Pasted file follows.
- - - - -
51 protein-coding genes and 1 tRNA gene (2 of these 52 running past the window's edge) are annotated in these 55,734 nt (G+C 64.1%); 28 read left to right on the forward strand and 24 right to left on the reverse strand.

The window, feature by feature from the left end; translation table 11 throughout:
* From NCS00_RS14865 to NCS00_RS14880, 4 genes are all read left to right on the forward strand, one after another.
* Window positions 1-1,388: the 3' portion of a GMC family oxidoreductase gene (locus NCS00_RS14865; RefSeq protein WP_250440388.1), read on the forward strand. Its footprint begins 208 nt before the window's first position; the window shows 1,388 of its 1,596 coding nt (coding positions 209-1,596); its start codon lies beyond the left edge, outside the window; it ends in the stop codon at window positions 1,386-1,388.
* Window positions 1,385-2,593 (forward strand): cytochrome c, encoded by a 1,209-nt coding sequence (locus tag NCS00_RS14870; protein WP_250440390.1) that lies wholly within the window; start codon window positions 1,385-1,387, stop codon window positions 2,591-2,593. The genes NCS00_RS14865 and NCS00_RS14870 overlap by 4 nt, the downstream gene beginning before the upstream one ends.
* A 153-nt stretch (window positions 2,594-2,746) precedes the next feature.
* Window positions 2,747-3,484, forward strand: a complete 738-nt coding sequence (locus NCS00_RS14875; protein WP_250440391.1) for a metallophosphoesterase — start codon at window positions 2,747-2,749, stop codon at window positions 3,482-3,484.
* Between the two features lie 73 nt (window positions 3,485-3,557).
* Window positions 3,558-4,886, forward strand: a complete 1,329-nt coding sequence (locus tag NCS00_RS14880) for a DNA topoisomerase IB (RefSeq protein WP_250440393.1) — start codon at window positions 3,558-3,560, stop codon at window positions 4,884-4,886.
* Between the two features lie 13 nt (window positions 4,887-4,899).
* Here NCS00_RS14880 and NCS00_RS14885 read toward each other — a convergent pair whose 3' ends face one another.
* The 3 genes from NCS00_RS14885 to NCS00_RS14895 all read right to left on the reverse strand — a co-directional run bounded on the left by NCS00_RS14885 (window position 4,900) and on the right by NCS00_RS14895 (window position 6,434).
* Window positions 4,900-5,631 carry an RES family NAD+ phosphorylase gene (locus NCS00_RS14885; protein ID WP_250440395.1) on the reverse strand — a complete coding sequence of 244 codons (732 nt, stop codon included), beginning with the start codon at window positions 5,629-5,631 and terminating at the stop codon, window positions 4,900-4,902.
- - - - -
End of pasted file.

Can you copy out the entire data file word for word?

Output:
51 protein-coding genes and 1 tRNA gene (2 of these 52 running past the window's edge) are annotated in these 55,734 nt (G+C 64.1%); 28 read left to right on the forward strand and 24 right to left on the reverse strand.

The window, feature by feature from the left end; translation table 11 throughout:
* From NCS00_RS14865 to NCS00_RS14880, 4 genes are all read left to right on the forward strand, one after another.
* Window positions 1-1,388: the 3' portion of a GMC family oxidoreductase gene (locus NCS00_RS14865; RefSeq protein WP_250440388.1), read on the forward strand. Its footprint begins 208 nt before the window's first position; the window shows 1,388 of its 1,596 coding nt (coding positions 209-1,596); its start codon lies beyond the left edge, outside the window; it ends in the stop codon at window positions 1,386-1,388.
* Window positions 1,385-2,593 (forward strand): cytochrome c, encoded by a 1,209-nt coding sequence (locus tag NCS00_RS14870; protein WP_250440390.1) that lies wholly within the window; start codon window positions 1,385-1,387, stop codon window positions 2,591-2,593. The genes NCS00_RS14865 and NCS00_RS14870 overlap by 4 nt, the downstream gene beginning before the upstream one ends.
* A 153-nt stretch (window positions 2,594-2,746) precedes the next feature.
* Window positions 2,747-3,484, forward strand: a complete 738-nt coding sequence (locus NCS00_RS14875; protein WP_250440391.1) for a metallophosphoesterase — start codon at window positions 2,747-2,749, stop codon at window positions 3,482-3,484.
* Between the two features lie 73 nt (window positions 3,485-3,557).
* Window positions 3,558-4,886, forward strand: a complete 1,329-nt coding sequence (locus tag NCS00_RS14880) for a DNA topoisomerase IB (RefSeq protein WP_250440393.1) — start codon at window positions 3,558-3,560, stop codon at window positions 4,884-4,886.
* Between the two features lie 13 nt (window positions 4,887-4,899).
* Here NCS00_RS14880 and NCS00_RS14885 read toward each other — a convergent pair whose 3' ends face one another.
* The 3 genes from NCS00_RS14885 to NCS00_RS14895 all read right to left on the reverse strand — a co-directional run bounded on the left by NCS00_RS14885 (window position 4,900) and on the right by NCS00_RS14895 (window position 6,434).
* Window positions 4,900-5,631 carry an RES family NAD+ phosphorylase gene (locus NCS00_RS14885; protein ID WP_250440395.1) on the reverse strand — a complete coding sequence of 244 codons (732 nt, stop codon included), beginning with the start codon at window positions 5,629-5,631 and terminating at the stop codon, window positions 4,900-4,902.